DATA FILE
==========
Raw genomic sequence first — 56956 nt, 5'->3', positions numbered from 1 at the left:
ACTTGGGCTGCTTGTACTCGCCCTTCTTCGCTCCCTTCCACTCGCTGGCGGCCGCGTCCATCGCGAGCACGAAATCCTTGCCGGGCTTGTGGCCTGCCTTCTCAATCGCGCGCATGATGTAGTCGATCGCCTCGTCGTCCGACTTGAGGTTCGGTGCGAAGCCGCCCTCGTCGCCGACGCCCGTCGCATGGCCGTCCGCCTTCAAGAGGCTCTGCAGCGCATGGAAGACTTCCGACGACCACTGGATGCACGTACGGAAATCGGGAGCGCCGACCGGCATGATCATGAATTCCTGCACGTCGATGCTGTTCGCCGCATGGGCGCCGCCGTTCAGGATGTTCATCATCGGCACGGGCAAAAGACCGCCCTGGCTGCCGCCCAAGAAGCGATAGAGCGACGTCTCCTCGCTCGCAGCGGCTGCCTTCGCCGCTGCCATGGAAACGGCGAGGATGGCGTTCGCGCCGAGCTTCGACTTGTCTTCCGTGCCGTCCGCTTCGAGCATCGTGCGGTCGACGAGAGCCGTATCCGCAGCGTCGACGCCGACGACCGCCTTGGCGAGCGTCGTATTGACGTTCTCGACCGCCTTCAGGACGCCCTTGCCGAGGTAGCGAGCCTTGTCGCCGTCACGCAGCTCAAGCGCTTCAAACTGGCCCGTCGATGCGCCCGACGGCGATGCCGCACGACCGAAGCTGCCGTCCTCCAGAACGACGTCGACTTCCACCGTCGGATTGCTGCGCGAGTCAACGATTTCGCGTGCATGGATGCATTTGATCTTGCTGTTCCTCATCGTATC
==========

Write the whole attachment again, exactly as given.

Raw genomic sequence first — 56956 nt, 5'->3', positions numbered from 1 at the left:
ACTTGGGCTGCTTGTACTCGCCCTTCTTCGCTCCCTTCCACTCGCTGGCGGCCGCGTCCATCGCGAGCACGAAATCCTTGCCGGGCTTGTGGCCTGCCTTCTCAATCGCGCGCATGATGTAGTCGATCGCCTCGTCGTCCGACTTGAGGTTCGGTGCGAAGCCGCCCTCGTCGCCGACGCCCGTCGCATGGCCGTCCGCCTTCAAGAGGCTCTGCAGCGCATGGAAGACTTCCGACGACCACTGGATGCACGTACGGAAATCGGGAGCGCCGACCGGCATGATCATGAATTCCTGCACGTCGATGCTGTTCGCCGCATGGGCGCCGCCGTTCAGGATGTTCATCATCGGCACGGGCAAAAGACCGCCCTGGCTGCCGCCCAAGAAGCGATAGAGCGACGTCTCCTCGCTCGCAGCGGCTGCCTTCGCCGCTGCCATGGAAACGGCGAGGATGGCGTTCGCGCCGAGCTTCGACTTGTCTTCCGTGCCGTCCGCTTCGAGCATCGTGCGGTCGACGAGAGCCGTATCCGCAGCGTCGACGCCGACGACCGCCTTGGCGAGCGTCGTATTGACGTTCTCGACCGCCTTCAGGACGCCCTTGCCGAGGTAGCGAGCCTTGTCGCCGTCACGCAGCTCAAGCGCTTCAAACTGGCCCGTCGATGCGCCCGACGGCGATGCCGCACGACCGAAGCTGCCGTCCTCCAGAACGACGTCGACTTCCACCGTCGGATTGCTGCGCGAGTCAACGATTTCGCGTGCATGGATGCATTTGATCTTGCTGTTCCTCATCGTATC